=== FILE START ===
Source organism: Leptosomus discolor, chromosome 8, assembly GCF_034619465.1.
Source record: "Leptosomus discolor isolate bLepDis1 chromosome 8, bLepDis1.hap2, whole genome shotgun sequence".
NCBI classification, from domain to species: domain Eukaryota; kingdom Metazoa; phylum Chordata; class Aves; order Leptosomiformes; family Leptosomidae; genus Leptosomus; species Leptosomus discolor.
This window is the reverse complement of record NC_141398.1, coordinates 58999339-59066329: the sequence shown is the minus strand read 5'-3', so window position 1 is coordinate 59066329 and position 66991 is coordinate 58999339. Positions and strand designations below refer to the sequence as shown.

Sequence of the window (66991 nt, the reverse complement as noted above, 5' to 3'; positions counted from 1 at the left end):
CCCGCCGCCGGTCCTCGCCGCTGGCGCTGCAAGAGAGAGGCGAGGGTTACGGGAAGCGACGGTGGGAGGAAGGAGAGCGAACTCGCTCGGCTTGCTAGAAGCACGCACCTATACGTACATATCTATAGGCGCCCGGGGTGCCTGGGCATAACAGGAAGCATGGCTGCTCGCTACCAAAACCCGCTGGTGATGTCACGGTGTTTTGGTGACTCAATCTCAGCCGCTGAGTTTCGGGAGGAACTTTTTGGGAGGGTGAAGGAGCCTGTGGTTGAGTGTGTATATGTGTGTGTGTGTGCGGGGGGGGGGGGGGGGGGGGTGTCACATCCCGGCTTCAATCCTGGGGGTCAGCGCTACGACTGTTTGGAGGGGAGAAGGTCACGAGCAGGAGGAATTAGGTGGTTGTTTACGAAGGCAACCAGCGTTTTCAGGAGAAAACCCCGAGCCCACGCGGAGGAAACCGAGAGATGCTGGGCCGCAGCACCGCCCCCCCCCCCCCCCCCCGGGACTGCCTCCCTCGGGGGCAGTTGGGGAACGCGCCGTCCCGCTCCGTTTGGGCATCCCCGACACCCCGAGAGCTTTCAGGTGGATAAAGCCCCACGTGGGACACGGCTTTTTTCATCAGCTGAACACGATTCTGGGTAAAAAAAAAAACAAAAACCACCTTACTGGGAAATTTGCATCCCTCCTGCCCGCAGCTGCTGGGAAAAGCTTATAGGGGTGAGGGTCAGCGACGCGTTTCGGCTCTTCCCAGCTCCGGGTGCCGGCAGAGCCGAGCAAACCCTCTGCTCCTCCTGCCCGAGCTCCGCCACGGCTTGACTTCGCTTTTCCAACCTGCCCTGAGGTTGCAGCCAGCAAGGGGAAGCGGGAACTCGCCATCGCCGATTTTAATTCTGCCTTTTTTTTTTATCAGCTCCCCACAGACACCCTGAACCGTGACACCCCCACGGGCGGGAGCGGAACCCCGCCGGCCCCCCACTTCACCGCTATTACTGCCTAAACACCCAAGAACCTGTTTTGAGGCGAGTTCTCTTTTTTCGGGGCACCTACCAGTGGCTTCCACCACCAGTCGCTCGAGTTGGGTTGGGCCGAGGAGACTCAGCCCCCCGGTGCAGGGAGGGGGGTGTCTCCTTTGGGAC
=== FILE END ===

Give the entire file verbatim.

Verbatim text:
Source organism: Leptosomus discolor, chromosome 8, assembly GCF_034619465.1.
Source record: "Leptosomus discolor isolate bLepDis1 chromosome 8, bLepDis1.hap2, whole genome shotgun sequence".
NCBI classification, from domain to species: domain Eukaryota; kingdom Metazoa; phylum Chordata; class Aves; order Leptosomiformes; family Leptosomidae; genus Leptosomus; species Leptosomus discolor.
This window is the reverse complement of record NC_141398.1, coordinates 58999339-59066329: the sequence shown is the minus strand read 5'-3', so window position 1 is coordinate 59066329 and position 66991 is coordinate 58999339. Positions and strand designations below refer to the sequence as shown.

Sequence of the window (66991 nt, the reverse complement as noted above, 5' to 3'; positions counted from 1 at the left end):
CCCGCCGCCGGTCCTCGCCGCTGGCGCTGCAAGAGAGAGGCGAGGGTTACGGGAAGCGACGGTGGGAGGAAGGAGAGCGAACTCGCTCGGCTTGCTAGAAGCACGCACCTATACGTACATATCTATAGGCGCCCGGGGTGCCTGGGCATAACAGGAAGCATGGCTGCTCGCTACCAAAACCCGCTGGTGATGTCACGGTGTTTTGGTGACTCAATCTCAGCCGCTGAGTTTCGGGAGGAACTTTTTGGGAGGGTGAAGGAGCCTGTGGTTGAGTGTGTATATGTGTGTGTGTGTGCGGGGGGGGGGGGGGGGGGGGTGTCACATCCCGGCTTCAATCCTGGGGGTCAGCGCTACGACTGTTTGGAGGGGAGAAGGTCACGAGCAGGAGGAATTAGGTGGTTGTTTACGAAGGCAACCAGCGTTTTCAGGAGAAAACCCCGAGCCCACGCGGAGGAAACCGAGAGATGCTGGGCCGCAGCACCGCCCCCCCCCCCCCCCCCCGGGACTGCCTCCCTCGGGGGCAGTTGGGGAACGCGCCGTCCCGCTCCGTTTGGGCATCCCCGACACCCCGAGAGCTTTCAGGTGGATAAAGCCCCACGTGGGACACGGCTTTTTTCATCAGCTGAACACGATTCTGGGTAAAAAAAAAAACAAAAACCACCTTACTGGGAAATTTGCATCCCTCCTGCCCGCAGCTGCTGGGAAAAGCTTATAGGGGTGAGGGTCAGCGACGCGTTTCGGCTCTTCCCAGCTCCGGGTGCCGGCAGAGCCGAGCAAACCCTCTGCTCCTCCTGCCCGAGCTCCGCCACGGCTTGACTTCGCTTTTCCAACCTGCCCTGAGGTTGCAGCCAGCAAGGGGAAGCGGGAACTCGCCATCGCCGATTTTAATTCTGCCTTTTTTTTTTATCAGCTCCCCACAGACACCCTGAACCGTGACACCCCCACGGGCGGGAGCGGAACCCCGCCGGCCCCCCACTTCACCGCTATTACTGCCTAAACACCCAAGAACCTGTTTTGAGGCGAGTTCTCTTTTTTCGGGGCACCTACCAGTGGCTTCCACCACCAGTCGCTCGAGTTGGGTTGGGCCGAGGAGACTCAGCCCCCCGGTGCAGGGAGGGGGGTGTCTCCTTTGGGAC